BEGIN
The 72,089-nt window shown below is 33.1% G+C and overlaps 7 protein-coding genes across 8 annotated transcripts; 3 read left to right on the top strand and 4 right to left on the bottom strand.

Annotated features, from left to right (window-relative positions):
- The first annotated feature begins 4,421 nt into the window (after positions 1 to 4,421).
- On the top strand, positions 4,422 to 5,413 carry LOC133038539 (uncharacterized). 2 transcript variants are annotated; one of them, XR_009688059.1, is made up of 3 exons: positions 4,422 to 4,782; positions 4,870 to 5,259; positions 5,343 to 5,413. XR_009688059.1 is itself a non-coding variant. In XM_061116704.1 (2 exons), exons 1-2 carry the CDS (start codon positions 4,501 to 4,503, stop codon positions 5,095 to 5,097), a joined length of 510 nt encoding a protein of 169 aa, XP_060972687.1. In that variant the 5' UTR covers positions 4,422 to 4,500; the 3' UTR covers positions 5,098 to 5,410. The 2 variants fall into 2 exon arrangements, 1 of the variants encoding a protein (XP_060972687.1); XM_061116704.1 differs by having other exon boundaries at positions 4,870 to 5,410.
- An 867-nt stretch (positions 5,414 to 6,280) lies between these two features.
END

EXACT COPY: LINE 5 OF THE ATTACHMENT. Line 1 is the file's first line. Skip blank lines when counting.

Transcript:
- An 867-nt stretch (positions 5,414 to 6,280) lies between these two features.